“I went down there and told them that I wanted to work for the miracle workers because it’s a miracle I’m alive. They hired me as the youth minister, and whatever else arose. I was an associate pastor. I did what was needed. My ministerial education was obtained while in the military. During my recovery I belonged to the Military Navigators, a religious group that helped me grow in my faith. I had a mentor who helped me grow my faith; how to help others; how to grow closer to God.

“I learned how to relate one to one. And, during this time, I promised God I would pray every day, read the Bible every day, try to help someone every day, and give time to God every day. My goal was to help one person at a time and to do it every day.

“First thing I know, I’m being trained by the senior pastor on how to give a sermon and other aspects of ministry. One Sunday, a young couple appeared in church and the senior pastor told me they were getting married next Sunday. You are doing the wedding.”

As the youth minister, there was a suicide and Schlimgen readily admits he did not know what to do, except be there for the mother. There was no father. As he progressed in the profession that chose him, Schlimgen concentrated on helping one person at a time, whether it was marriage reconciliation, overcoming alcohol abuse, ameliorating grief, or developing strong bonds of understanding and trust.

“What I always wanted to bring to the ministry,” Schlimgen said, “is the same trust one develops in the military. We are in this together. I believe in you until you give me a reason not to. I’m going to help you and you are going to help me. We are bonding as a family.”

So, at my request, Schlimgen gave me a chronology of his path from a small Baptist church near Tyler to the creation of Solid Rock.

This is the bumper sticker version: Got a civilian job in sales, along with his pastoring. Was promoted in the sales job and moved to Austin. Took on the pastorate of a small church near Temple – Bateman, Texas – enrolled at Texas State University, describes another encounter as he drove in to school one morning, wherein he “got orders” – to use a military vernacular – to minister in San Marcos. During a blimp ride over San Marcos he received a vision for Solid Rock.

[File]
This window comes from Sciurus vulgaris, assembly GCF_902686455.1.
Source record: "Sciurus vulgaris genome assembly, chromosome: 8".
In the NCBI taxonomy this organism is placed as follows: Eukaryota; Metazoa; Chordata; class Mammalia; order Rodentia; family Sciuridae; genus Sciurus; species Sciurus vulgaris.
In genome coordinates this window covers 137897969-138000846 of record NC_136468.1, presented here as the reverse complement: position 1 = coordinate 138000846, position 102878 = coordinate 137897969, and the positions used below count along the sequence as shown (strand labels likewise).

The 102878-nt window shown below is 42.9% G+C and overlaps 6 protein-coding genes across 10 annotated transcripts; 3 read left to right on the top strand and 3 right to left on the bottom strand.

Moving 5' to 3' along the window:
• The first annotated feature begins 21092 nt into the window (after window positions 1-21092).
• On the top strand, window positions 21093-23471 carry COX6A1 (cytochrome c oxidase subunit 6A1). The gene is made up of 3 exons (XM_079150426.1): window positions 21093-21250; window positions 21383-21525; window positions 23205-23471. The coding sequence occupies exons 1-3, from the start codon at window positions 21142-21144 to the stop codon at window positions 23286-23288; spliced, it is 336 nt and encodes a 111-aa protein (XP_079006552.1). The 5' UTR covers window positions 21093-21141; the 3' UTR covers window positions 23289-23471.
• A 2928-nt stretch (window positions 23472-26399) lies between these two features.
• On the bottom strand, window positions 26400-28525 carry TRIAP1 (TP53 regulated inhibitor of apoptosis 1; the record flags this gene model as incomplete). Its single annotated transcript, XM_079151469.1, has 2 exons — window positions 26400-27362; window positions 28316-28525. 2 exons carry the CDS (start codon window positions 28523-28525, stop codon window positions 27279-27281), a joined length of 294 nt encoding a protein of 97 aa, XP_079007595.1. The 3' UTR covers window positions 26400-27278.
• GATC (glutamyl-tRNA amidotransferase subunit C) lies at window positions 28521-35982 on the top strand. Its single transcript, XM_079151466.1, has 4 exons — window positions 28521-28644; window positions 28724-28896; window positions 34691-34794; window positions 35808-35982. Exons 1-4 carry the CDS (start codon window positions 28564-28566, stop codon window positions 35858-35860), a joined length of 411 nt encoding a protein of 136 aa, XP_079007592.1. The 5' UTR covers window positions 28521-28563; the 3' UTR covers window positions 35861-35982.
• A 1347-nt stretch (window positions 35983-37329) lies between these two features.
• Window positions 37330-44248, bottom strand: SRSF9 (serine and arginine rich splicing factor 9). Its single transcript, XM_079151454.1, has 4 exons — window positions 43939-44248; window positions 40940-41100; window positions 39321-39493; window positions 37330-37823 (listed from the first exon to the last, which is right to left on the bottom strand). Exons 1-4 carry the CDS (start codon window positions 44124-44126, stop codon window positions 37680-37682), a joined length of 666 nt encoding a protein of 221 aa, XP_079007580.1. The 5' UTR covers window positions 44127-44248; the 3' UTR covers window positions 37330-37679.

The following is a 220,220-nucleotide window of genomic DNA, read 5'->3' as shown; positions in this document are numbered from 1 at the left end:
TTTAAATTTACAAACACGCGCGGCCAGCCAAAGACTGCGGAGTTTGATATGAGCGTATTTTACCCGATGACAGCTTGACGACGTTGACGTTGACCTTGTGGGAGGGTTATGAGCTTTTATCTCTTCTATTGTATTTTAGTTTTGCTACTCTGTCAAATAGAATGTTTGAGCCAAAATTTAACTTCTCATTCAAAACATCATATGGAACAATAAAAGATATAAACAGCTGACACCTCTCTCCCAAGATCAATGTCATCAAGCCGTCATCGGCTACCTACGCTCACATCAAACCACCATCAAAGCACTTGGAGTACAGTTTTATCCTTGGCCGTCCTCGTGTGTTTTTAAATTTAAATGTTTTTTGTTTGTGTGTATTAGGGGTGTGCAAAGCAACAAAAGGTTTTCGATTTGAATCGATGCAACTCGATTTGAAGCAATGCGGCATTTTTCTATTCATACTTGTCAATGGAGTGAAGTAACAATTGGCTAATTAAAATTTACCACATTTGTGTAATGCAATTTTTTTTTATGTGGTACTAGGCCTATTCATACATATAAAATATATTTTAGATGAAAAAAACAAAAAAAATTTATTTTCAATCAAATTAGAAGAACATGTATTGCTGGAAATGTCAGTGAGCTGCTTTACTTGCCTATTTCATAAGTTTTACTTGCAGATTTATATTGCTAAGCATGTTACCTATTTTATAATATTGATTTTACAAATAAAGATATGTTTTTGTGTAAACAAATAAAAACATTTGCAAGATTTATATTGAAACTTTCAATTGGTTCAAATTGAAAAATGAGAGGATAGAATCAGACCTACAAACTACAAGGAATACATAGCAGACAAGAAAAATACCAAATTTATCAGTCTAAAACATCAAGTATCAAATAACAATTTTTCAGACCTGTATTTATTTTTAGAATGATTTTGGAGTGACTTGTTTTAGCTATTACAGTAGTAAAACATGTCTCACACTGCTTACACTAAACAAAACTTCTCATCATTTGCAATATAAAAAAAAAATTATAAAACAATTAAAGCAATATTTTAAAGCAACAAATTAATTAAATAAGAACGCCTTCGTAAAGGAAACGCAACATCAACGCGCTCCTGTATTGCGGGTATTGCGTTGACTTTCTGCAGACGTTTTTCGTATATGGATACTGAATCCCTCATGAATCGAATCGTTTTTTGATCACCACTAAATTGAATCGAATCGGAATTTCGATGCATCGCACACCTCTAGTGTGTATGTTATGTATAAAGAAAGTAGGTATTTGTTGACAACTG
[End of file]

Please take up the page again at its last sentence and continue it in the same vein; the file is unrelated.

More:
After serving Solid Rock for several years, Schlimgen has formed another ministry, specializing in working with veterans who are in some state of rehabilitation. It is Project Healing Waters Fly Fishing. The veterans learn to tie flies, experience the thrill of landing a fish, maybe for the first time in their life, and experience other therapeutic activity.

“So, when I began going to VA hospitals, working with veterans, I wanted to get them outdoors, get dirt under their fingernails and let them sweat a little,” Schlimgen said. “I love fishing. So, every Friday, we go fishing. Occasionally, we go on trips in between.”

As this profile was put together, I was privileged to hear many anecdotes and stories from the life of a man of many parts. Space restrictions preclude my including all those stories, but they seem to be unending and completely engrossing. Most importantly, they are the testimony of a man of great faith and a man dedicated to the service of others. Schlimgen’s stories recount small miracles, the trials and travails of living and sharing that faith and the euphoria of leading another to the comforting awareness of God.

To encounter Mike Schlimgen is to be in the presence of genuine spirituality.

“When I preached, I did not have a pulpit. I used a music stand. I did not get behind anything. The only separation I had from my congregation was that I had the honor to serve them.”

San Marcos Daily Record

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P.O. Box 1109, San Marcos, TX 78666